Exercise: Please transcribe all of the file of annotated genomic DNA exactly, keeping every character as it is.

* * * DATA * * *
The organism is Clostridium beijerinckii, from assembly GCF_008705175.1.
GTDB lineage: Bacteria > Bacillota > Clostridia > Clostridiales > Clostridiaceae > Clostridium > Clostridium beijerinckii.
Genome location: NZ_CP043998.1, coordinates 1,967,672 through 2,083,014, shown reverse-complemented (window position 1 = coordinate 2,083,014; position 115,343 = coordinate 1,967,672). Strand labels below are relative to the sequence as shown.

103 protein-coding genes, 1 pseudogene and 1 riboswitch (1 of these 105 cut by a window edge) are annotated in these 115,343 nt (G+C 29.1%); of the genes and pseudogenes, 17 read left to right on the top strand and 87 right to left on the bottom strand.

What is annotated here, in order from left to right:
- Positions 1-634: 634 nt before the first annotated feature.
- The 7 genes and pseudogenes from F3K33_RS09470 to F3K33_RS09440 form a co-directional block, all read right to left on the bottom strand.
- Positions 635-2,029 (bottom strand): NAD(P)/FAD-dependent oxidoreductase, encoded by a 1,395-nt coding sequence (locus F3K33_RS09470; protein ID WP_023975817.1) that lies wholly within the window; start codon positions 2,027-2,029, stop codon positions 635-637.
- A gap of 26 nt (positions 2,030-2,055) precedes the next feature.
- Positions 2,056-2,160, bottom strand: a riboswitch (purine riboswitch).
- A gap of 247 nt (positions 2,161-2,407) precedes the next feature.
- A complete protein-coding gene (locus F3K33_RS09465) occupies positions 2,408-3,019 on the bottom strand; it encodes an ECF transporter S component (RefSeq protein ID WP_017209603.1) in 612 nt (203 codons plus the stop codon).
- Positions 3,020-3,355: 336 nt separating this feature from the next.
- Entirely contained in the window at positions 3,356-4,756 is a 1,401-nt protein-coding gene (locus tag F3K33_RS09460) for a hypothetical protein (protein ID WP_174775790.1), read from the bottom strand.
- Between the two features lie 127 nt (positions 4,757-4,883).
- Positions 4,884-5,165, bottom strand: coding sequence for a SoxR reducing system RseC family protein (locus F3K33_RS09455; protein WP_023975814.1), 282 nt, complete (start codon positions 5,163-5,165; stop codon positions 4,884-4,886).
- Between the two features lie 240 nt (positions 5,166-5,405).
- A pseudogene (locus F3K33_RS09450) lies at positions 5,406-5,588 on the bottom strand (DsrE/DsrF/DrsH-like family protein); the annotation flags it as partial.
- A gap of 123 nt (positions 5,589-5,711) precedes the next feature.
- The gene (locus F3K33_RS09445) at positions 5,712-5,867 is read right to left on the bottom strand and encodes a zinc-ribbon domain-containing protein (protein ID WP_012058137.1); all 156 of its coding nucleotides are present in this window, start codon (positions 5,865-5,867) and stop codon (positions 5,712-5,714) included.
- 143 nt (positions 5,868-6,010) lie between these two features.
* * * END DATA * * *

The organism is Clostridium beijerinckii, from assembly GCF_008705175.1.
GTDB lineage: Bacteria > Bacillota > Clostridia > Clostridiales > Clostridiaceae > Clostridium > Clostridium beijerinckii.
Genome location: NZ_CP043998.1, coordinates 1,967,672 through 2,083,014, shown reverse-complemented (window position 1 = coordinate 2,083,014; position 115,343 = coordinate 1,967,672). Strand labels below are relative to the sequence as shown.

103 protein-coding genes, 1 pseudogene and 1 riboswitch (1 of these 105 cut by a window edge) are annotated in these 115,343 nt (G+C 29.1%); of the genes and pseudogenes, 17 read left to right on the top strand and 87 right to left on the bottom strand.

What is annotated here, in order from left to right:
- Positions 1-634: 634 nt before the first annotated feature.
- The 7 genes and pseudogenes from F3K33_RS09470 to F3K33_RS09440 form a co-directional block, all read right to left on the bottom strand.
- Positions 635-2,029 (bottom strand): NAD(P)/FAD-dependent oxidoreductase, encoded by a 1,395-nt coding sequence (locus F3K33_RS09470; protein ID WP_023975817.1) that lies wholly within the window; start codon positions 2,027-2,029, stop codon positions 635-637.
- A gap of 26 nt (positions 2,030-2,055) precedes the next feature.
- Positions 2,056-2,160, bottom strand: a riboswitch (purine riboswitch).
- A gap of 247 nt (positions 2,161-2,407) precedes the next feature.
- A complete protein-coding gene (locus F3K33_RS09465) occupies positions 2,408-3,019 on the bottom strand; it encodes an ECF transporter S component (RefSeq protein ID WP_017209603.1) in 612 nt (203 codons plus the stop codon).
- Positions 3,020-3,355: 336 nt separating this feature from the next.
- Entirely contained in the window at positions 3,356-4,756 is a 1,401-nt protein-coding gene (locus tag F3K33_RS09460) for a hypothetical protein (protein ID WP_174775790.1), read from the bottom strand.
- Between the two features lie 127 nt (positions 4,757-4,883).
- Positions 4,884-5,165, bottom strand: coding sequence for a SoxR reducing system RseC family protein (locus F3K33_RS09455; protein WP_023975814.1), 282 nt, complete (start codon positions 5,163-5,165; stop codon positions 4,884-4,886).
- Between the two features lie 240 nt (positions 5,166-5,405).
- A pseudogene (locus F3K33_RS09450) lies at positions 5,406-5,588 on the bottom strand (DsrE/DsrF/DrsH-like family protein); the annotation flags it as partial.
- A gap of 123 nt (positions 5,589-5,711) precedes the next feature.
- The gene (locus F3K33_RS09445) at positions 5,712-5,867 is read right to left on the bottom strand and encodes a zinc-ribbon domain-containing protein (protein ID WP_012058137.1); all 156 of its coding nucleotides are present in this window, start codon (positions 5,865-5,867) and stop codon (positions 5,712-5,714) included.
- 143 nt (positions 5,868-6,010) lie between these two features.